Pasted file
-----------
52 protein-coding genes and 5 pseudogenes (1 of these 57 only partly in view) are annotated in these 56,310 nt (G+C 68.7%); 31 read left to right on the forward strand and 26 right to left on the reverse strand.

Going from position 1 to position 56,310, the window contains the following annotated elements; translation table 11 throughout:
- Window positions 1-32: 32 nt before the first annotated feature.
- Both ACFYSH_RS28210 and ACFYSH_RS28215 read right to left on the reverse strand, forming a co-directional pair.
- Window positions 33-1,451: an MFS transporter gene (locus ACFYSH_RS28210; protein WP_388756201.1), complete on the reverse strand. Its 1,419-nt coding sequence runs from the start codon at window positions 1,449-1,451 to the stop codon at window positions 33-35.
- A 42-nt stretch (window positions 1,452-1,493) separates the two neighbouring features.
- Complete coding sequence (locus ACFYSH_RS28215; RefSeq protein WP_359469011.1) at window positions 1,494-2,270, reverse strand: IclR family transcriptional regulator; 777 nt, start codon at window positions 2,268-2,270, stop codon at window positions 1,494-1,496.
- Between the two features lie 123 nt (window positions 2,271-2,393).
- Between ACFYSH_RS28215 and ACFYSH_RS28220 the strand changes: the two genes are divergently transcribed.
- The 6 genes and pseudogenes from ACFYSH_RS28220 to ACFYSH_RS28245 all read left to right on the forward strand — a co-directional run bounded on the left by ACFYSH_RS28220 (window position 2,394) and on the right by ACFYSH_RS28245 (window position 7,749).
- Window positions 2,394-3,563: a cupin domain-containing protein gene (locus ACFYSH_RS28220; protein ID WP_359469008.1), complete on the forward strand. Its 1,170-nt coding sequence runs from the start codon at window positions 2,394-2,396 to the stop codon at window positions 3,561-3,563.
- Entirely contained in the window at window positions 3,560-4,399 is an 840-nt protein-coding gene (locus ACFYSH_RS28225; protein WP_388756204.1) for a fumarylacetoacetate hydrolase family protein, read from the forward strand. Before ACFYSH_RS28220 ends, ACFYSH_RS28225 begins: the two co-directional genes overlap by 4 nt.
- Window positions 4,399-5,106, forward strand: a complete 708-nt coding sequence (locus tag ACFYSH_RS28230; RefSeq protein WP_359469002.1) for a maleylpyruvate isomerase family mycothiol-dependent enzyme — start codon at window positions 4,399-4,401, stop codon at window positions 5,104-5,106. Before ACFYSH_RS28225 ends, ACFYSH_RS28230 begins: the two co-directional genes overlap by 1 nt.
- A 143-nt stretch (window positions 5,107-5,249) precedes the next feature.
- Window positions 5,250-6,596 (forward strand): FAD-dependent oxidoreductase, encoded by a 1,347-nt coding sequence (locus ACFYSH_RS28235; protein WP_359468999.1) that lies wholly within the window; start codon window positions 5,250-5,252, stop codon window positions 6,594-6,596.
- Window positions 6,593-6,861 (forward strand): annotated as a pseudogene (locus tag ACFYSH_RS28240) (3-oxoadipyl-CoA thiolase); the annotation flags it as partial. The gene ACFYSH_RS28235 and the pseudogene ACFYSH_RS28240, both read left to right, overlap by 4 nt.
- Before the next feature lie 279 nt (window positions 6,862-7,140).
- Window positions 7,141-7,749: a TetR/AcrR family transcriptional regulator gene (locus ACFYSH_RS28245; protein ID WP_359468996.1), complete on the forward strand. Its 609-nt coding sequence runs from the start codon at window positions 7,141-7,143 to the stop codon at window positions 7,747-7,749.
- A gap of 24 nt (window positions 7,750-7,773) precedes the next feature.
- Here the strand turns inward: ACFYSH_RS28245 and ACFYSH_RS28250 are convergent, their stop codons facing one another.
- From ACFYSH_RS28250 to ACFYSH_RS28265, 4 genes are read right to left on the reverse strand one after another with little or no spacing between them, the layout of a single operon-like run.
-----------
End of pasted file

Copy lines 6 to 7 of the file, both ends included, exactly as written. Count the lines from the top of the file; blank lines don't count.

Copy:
- A 42-nt stretch (window positions 1,452-1,493) separates the two neighbouring features.
- Complete coding sequence (locus ACFYSH_RS28215; RefSeq protein WP_359469011.1) at window positions 1,494-2,270, reverse strand: IclR family transcriptional regulator; 777 nt, start codon at window positions 2,268-2,270, stop codon at window positions 1,494-1,496.